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Bedtime Routines for Young Children

Transcript

Bedtime Routines for Young Children

Connie Schnoes, Ph.D.​
​Boys Town Center for Behavioral Health

I would say the main reason children resist bedtime is because the fun of the day is over and they don't get to play anymore. The toys are up, they have to go in their room, be by themselves, be in the quiet, and there is no stimulation.

What can parents do to make bedtime less stressful?

They can build a routine so the kid gets used to this is what we do, this is how it works, and you end up in bed so that it's hopefully a pleasant, fun interaction where they're getting their pajamas on, reading a story, saying some prayers together, whatever works for that family. The other thing that is really important to do is to teach them to fall asleep by themselves. We don't think about that as parents in a conscious way, but we really do learn how to fall asleep and children need to learn how to do that by themselves.

How much sleep should children get every night?

For toddlers and younger children, you're thinking about it in a 24 hour period, not just at night. For younger children who are still napping, 10 hours over night and probably a couple hour nap during the day. By the time a child is 5 or 6 years old, they still need 11 hours a night on average. As they get older and approach middle-elementary, like 10 years of age, we are looking at 10 hours of sleep. So it's still a lot of sleep for children and that would be all at night because they are not napping anymore.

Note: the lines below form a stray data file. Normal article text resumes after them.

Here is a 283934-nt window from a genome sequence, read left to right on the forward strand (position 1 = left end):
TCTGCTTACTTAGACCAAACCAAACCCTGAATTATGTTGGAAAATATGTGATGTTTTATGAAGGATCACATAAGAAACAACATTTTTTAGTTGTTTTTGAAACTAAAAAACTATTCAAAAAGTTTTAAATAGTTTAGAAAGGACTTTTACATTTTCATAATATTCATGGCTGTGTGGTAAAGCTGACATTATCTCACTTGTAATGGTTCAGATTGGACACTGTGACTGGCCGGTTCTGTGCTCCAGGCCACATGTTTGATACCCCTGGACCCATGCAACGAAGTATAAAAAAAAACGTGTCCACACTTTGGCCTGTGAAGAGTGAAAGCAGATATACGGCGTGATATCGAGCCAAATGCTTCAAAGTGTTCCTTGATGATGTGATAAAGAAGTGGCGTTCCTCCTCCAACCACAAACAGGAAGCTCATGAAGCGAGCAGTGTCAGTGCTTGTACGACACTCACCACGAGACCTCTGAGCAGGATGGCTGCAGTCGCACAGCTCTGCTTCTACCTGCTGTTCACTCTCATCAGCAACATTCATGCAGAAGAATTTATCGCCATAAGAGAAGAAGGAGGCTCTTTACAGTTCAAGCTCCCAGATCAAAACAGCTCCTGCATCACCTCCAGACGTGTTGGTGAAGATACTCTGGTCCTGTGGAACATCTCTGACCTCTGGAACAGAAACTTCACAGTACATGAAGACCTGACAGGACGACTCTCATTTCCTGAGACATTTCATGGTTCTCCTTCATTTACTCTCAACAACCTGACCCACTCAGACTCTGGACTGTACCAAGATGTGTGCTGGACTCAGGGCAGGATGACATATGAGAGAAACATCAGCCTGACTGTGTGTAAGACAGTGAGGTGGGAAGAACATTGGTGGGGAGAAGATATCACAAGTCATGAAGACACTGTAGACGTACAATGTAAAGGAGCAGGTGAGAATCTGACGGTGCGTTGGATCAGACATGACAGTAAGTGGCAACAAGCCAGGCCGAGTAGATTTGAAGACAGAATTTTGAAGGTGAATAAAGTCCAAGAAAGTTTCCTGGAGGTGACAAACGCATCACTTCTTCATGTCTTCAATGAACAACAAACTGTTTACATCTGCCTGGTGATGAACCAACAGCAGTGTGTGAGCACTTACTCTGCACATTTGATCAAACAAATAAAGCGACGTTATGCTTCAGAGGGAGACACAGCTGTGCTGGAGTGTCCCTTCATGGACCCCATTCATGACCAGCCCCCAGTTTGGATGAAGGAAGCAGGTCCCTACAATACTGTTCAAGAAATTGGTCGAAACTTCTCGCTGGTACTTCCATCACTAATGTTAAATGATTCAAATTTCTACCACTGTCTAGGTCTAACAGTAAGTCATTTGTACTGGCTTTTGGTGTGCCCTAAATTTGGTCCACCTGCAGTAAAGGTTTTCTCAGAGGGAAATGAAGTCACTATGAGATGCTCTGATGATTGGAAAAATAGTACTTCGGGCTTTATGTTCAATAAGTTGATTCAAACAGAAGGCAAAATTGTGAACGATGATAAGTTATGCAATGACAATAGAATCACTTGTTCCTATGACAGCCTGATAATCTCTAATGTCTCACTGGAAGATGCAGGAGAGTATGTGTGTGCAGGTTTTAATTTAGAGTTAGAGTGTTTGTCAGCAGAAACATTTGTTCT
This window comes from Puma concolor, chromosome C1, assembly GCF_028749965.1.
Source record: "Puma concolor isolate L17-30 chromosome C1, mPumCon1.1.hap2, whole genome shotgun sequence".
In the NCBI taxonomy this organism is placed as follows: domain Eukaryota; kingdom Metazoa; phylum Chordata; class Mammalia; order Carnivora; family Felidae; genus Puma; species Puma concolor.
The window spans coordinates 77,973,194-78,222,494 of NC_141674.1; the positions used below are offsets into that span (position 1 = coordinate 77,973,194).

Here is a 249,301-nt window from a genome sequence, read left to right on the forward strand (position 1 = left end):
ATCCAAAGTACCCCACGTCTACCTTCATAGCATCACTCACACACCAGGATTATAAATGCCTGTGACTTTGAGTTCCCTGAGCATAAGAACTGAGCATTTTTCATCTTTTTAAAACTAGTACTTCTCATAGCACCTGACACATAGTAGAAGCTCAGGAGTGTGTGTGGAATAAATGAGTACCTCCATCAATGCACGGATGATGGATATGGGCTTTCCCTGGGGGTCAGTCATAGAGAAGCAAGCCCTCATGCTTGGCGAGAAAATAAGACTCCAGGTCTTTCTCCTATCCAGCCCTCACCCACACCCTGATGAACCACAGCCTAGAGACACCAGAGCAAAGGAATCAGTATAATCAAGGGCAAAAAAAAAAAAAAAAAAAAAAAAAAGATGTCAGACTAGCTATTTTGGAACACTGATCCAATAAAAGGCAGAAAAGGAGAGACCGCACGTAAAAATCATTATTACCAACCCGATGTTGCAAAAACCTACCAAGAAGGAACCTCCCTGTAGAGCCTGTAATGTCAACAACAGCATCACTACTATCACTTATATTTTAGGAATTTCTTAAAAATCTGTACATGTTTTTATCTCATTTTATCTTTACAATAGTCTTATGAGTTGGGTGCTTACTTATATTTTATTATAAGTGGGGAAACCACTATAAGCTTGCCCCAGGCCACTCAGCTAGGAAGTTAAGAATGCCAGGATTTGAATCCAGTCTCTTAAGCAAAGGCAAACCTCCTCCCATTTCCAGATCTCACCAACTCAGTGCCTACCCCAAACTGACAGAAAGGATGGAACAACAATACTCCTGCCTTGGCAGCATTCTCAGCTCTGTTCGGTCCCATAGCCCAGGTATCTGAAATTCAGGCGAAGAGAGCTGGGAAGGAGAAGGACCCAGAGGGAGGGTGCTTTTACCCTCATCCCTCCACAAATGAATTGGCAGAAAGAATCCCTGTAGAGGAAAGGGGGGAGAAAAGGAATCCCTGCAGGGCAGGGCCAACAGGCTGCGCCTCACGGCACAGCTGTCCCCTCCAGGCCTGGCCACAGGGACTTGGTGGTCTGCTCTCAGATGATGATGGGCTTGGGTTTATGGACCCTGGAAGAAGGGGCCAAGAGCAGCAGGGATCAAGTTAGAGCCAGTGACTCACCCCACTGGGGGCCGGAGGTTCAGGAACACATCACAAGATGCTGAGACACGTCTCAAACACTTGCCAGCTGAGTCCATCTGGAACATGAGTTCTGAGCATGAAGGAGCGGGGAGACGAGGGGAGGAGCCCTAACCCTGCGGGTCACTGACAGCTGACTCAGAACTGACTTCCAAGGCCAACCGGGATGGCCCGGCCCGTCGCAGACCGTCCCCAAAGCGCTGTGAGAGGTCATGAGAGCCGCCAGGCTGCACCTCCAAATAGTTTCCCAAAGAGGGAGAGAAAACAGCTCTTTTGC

How does lack of sleep impact children?

The most obvious way that parents would see is that their behavior is more disruptive and over-active. Adults get tired and slow down. Little kids wind up and get more active. Things that are less obvious is the impact on their health and their learning. Our brains are so busy while we are sleeping and if we don't get enough sleep then it's really not doing the job it needs to do.

When should parent seek help for bedtime issues?

If they have tried everything they know and have read and been encouraged to do and are still spending an excessive time, more than a half hour, then getting help can bring a lot of relief both to the parent and the child.​​​

Are you having trouble getting your child to sleep? Connie Schnoes, Ph.D., Child and Adolescent Psychologist at Boys Town Center for Behavioral Health, discusses the reasons children resist bedtime, what parents can do to make bedtime less stressful, how much sleep children should get every night and when parents should seek help for bedtime issues.

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